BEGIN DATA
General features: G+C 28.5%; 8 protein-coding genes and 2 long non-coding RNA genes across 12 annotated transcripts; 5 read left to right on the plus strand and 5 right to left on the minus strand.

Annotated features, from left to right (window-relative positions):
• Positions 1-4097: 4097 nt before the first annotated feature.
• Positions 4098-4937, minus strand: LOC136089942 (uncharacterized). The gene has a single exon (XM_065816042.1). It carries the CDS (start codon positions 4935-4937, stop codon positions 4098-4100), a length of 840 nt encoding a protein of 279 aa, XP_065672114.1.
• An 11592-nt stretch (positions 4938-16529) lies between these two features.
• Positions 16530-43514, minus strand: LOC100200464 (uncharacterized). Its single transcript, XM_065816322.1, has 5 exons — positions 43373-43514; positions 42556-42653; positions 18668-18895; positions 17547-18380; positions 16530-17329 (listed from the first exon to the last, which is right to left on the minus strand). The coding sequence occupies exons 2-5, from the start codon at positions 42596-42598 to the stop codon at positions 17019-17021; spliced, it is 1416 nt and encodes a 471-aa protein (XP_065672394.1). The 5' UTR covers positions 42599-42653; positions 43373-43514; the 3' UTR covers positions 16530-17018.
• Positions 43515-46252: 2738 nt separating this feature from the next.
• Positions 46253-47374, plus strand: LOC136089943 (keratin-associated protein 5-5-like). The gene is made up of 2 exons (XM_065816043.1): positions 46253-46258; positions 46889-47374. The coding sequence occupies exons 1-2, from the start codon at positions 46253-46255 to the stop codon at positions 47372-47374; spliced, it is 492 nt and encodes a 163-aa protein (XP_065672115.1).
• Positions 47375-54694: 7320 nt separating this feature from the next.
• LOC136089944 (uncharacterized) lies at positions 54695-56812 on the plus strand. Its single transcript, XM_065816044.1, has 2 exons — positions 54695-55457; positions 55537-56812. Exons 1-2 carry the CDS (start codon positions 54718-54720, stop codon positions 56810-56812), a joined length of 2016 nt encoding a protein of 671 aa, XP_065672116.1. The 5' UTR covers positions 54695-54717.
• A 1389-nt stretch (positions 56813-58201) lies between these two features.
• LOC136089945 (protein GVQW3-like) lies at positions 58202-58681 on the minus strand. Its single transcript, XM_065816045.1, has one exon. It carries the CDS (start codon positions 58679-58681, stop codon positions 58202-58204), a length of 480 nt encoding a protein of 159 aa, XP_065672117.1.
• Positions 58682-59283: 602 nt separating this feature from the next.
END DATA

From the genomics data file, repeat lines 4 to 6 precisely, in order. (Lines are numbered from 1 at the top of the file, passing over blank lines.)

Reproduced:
• Positions 4098-4937, minus strand: LOC136089942 (uncharacterized). The gene has a single exon (XM_065816042.1). It carries the CDS (start codon positions 4935-4937, stop codon positions 4098-4100), a length of 840 nt encoding a protein of 279 aa, XP_065672114.1.
• An 11592-nt stretch (positions 4938-16529) lies between these two features.
• Positions 16530-43514, minus strand: LOC100200464 (uncharacterized). Its single transcript, XM_065816322.1, has 5 exons — positions 43373-43514; positions 42556-42653; positions 18668-18895; positions 17547-18380; positions 16530-17329 (listed from the first exon to the last, which is right to left on the minus strand). The coding sequence occupies exons 2-5, from the start codon at positions 42596-42598 to the stop codon at positions 17019-17021; spliced, it is 1416 nt and encodes a 471-aa protein (XP_065672394.1). The 5' UTR covers positions 42599-42653; positions 43373-43514; the 3' UTR covers positions 16530-17018.